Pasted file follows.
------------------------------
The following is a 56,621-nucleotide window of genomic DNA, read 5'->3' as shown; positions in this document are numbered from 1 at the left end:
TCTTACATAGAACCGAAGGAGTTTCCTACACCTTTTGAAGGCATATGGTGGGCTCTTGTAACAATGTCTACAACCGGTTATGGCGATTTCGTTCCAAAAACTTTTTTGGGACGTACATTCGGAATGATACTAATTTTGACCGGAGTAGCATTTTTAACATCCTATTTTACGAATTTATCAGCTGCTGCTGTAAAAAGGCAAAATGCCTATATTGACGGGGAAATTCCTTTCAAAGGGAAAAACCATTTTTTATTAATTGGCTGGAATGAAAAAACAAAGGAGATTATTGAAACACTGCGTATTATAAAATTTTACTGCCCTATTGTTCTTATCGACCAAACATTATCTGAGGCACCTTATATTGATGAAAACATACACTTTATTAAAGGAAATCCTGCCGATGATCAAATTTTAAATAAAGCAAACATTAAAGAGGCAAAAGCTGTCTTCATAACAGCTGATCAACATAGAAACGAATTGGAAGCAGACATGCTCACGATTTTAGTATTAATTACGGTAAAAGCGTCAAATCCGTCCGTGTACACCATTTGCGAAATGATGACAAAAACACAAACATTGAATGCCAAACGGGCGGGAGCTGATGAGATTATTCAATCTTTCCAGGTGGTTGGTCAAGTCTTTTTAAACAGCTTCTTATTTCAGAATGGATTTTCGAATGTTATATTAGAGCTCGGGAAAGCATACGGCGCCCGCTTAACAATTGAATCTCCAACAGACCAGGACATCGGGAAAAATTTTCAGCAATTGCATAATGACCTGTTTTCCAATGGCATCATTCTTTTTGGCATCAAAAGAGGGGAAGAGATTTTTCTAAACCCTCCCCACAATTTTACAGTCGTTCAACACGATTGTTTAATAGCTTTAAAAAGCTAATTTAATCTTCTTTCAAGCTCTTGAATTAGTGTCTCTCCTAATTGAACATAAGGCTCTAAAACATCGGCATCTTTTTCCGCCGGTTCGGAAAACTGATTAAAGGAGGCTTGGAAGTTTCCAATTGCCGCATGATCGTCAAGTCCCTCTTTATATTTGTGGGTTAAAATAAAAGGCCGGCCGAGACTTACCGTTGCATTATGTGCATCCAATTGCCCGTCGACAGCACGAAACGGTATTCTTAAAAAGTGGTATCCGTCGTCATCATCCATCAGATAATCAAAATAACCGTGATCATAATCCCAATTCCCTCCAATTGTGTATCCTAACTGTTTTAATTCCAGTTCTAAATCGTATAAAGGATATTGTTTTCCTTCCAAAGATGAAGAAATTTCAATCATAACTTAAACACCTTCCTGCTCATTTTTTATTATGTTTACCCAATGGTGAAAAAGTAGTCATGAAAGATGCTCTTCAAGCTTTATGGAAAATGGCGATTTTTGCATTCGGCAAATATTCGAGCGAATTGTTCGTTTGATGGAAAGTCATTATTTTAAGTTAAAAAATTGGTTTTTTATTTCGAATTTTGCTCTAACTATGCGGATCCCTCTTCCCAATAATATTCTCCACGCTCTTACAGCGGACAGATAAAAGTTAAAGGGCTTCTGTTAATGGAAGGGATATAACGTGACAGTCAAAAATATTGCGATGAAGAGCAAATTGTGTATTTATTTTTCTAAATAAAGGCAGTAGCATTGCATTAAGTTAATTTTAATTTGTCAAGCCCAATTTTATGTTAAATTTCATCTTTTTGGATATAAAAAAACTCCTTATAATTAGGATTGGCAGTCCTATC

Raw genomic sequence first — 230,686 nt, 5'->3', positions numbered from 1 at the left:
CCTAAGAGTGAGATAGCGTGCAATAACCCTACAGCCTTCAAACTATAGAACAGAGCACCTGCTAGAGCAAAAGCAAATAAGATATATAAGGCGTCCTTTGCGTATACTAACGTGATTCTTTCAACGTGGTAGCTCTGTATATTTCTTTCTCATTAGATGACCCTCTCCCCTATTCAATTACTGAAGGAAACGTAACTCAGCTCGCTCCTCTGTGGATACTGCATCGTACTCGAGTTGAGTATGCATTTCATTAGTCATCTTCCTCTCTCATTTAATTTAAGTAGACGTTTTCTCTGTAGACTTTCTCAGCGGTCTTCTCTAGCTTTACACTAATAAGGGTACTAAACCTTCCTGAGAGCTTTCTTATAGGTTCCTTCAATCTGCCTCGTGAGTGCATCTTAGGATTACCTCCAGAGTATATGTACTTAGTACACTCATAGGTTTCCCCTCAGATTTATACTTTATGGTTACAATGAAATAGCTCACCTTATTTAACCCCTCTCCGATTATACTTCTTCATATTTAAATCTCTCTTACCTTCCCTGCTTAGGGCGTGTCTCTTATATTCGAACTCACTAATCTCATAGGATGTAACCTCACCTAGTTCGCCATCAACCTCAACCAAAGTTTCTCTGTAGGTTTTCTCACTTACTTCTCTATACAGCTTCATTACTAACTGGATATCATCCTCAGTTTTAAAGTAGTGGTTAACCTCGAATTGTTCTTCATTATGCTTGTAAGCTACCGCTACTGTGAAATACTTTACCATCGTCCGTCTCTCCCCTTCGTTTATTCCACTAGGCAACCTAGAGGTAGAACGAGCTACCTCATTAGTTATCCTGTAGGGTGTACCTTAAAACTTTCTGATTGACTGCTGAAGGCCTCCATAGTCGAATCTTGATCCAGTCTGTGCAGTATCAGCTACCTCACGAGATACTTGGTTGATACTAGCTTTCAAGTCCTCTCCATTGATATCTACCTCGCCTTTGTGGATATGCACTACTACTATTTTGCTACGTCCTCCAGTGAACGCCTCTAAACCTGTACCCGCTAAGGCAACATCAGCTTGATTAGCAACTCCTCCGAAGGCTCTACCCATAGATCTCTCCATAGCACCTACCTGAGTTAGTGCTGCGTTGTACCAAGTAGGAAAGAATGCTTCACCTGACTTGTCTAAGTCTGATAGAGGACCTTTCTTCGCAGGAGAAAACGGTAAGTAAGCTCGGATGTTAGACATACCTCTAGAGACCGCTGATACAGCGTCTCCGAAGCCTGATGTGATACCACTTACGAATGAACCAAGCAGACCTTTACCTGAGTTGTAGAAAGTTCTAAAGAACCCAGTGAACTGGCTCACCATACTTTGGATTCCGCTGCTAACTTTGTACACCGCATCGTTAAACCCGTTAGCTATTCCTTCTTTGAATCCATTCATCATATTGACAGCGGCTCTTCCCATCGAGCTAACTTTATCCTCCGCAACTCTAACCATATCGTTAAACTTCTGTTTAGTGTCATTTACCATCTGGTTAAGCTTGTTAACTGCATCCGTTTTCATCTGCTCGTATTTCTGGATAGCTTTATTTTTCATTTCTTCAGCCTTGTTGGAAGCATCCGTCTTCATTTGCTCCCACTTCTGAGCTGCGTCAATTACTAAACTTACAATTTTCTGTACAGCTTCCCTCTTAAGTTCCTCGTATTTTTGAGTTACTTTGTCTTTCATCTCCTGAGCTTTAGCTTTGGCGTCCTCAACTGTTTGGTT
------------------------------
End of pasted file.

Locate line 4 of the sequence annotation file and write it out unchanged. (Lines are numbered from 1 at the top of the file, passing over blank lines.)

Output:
CCTAAGAGTGAGATAGCGTGCAATAACCCTACAGCCTTCAAACTATAGAACAGAGCACCTGCTAGAGCAAAAGCAAATAAGATATATAAGGCGTCCTTTGCGTATACTAACGTGATTCTTTCAACGTGGTAGCTCTGTATATTTCTTTCTCATTAGATGACCCTCTCCCCTATTCAATTACTGAAGGAAACGTAACTCAGCTCGCTCCTCTGTGGATACTGCATCGTACTCGAGTTGAGTATGCATTTCATTAGTCATCTTCCTCTCTCATTTAATTTAAGTAGACGTTTTCTCTGTAGACTTTCTCAGCGGTCTTCTCTAGCTTTACACTAATAAGGGTACTAAACCTTCCTGAGAGCTTTCTTATAGGTTCCTTCAATCTGCCTCGTGAGTGCATCTTAGGATTACCTCCAGAGTATATGTACTTAGTACACTCATAGGTTTCCCCTCAGATTTATACTTTATGGTTACAATGAAATAGCTCACCTTATTTAACCCCTCTCCGATTATACTTCTTCATATTTAAATCTCTCTTACCTTCCCTGCTTAGGGCGTGTCTCTTATATTCGAACTCACTAATCTCATAGGATGTAACCTCACCTAGTTCGCCATCAACCTCAACCAAAGTTTCTCTGTAGGTTTTCTCACTTACTTCTCTATACAGCTTCATTACTAACTGGATATCATCCTCAGTTTTAAAGTAGTGGTTAACCTCGAATTGTTCTTCATTATGCTTGTAAGCTACCGCTACTGTGAAATACTTTACCATCGTCCGTCTCTCCCCTTCGTTTATTCCACTAGGCAACCTAGAGGTAGAACGAGCTACCTCATTAGTTATCCTGTAGGGTGTACCTTAAAACTTTCTGATTGACTGCTGAAGGCCTCCATAGTCGAATCTTGATCCAGTCTGTGCAGTATCAGCTACCTCACGAGATACTTGGTTGATACTAGCTTTCAAGTCCTCTCCATTGATATCTACCTCGCCTTTGTGGATATGCACTACTACTATTTTGCTACGTCCTCCAGTGAACGCCTCTAAACCTGTACCCGCTAAGGCAACATCAGCTTGATTAGCAACTCCTCCGAAGGCTCTACCCATAGATCTCTCCATAGCACCTACCTGAGTTAGTGCTGCGTTGTACCAAGTAGGAAAGAATGCTTCACCTGACTTGTCTAAGTCTGATAGAGGACCTTTCTTCGCAGGAGAAAACGGTAAGTAAGCTCGGATGTTAGACATACCTCTAGAGACCGCTGATACAGCGTCTCCGAAGCCTGATGTGATACCACTTACGAATGAACCAAGCAGACCTTTACCTGAGTTGTAGAAAGTTCTAAAGAACCCAGTGAACTGGCTCACCATACTTTGGATTCCGCTGCTAACTTTGTACACCGCATCGTTAAACCCGTTAGCTATTCCTTCTTTGAATCCATTCATCATATTGACAGCGGCTCTTCCCATCGAGCTAACTTTATCCTCCGCAACTCTAACCATATCGTTAAACTTCTGTTTAGTGTCATTTACCATCTGGTTAAGCTTGTTAACTGCATCCGTTTTCATCTGCTCGTATTTCTGGATAGCTTTATTTTTCATTTCTTCAGCCTTGTTGGAAGCATCCGTCTTCATTTGCTCCCACTTCTGAGCTGCGTCAATTACTAAACTTACAATTTTCTGTACAGCTTCCCTCTTAAGTTCCTCGTATTTTTGAGTTACTTTGTCTTTCATCTCCTGAGCTTTAGCTTTGGCGTCCTCAACTGTTTGGTT